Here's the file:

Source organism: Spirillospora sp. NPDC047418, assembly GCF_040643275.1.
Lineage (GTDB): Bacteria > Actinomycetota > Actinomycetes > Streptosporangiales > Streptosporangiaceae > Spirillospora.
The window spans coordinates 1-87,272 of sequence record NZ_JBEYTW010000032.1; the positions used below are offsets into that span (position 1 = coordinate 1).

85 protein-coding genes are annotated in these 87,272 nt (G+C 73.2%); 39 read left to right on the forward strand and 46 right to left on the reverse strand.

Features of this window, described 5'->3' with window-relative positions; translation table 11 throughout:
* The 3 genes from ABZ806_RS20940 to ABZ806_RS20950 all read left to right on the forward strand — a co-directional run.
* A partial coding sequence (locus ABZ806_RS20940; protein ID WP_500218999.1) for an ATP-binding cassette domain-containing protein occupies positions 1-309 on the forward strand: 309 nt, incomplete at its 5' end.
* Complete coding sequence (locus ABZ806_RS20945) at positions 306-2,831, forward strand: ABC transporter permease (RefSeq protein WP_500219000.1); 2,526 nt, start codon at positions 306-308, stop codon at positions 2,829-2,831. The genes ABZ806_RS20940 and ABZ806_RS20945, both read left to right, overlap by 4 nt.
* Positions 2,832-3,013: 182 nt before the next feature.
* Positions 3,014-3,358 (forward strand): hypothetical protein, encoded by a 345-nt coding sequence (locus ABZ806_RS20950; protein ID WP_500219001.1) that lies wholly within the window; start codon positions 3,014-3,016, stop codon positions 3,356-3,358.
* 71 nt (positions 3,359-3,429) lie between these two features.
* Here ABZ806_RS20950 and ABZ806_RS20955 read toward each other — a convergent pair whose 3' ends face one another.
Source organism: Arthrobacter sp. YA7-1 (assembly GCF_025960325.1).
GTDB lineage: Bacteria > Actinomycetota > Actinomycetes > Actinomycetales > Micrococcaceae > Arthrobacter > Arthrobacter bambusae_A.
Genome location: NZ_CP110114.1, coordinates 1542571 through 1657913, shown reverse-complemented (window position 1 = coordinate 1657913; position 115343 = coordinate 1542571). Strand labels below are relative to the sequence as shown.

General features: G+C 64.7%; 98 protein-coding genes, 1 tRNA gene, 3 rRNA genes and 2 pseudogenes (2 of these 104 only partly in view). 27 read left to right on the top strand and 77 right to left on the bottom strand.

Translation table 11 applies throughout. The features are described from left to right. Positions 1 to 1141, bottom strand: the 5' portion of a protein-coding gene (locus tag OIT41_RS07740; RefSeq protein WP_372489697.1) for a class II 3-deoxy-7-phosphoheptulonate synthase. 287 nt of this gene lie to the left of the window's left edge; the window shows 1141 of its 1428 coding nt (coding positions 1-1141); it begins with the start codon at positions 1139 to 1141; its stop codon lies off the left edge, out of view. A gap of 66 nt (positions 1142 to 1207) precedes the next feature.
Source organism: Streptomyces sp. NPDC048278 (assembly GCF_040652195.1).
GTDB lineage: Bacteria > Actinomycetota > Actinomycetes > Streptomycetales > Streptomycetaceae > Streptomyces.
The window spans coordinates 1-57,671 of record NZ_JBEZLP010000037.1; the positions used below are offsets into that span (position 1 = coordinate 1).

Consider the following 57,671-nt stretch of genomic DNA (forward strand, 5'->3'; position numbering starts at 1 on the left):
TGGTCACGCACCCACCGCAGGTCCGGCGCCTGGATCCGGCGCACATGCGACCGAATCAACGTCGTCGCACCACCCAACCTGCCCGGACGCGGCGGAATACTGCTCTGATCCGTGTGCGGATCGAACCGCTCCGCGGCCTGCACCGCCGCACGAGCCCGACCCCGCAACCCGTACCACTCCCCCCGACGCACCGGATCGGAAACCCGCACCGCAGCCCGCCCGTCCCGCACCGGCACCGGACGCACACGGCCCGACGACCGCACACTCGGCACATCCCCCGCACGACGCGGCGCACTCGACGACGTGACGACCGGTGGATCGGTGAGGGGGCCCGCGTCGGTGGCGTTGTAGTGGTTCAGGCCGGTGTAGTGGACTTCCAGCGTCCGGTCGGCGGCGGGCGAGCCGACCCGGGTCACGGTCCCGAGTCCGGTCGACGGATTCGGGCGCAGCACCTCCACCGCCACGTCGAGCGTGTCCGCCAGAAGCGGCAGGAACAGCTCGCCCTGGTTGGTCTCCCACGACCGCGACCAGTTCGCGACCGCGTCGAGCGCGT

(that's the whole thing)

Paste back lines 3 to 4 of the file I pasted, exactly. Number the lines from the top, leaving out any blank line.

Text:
The window spans coordinates 1-87,272 of sequence record NZ_JBEYTW010000032.1; the positions used below are offsets into that span (position 1 = coordinate 1).

85 protein-coding genes are annotated in these 87,272 nt (G+C 73.2%); 39 read left to right on the forward strand and 46 right to left on the reverse strand.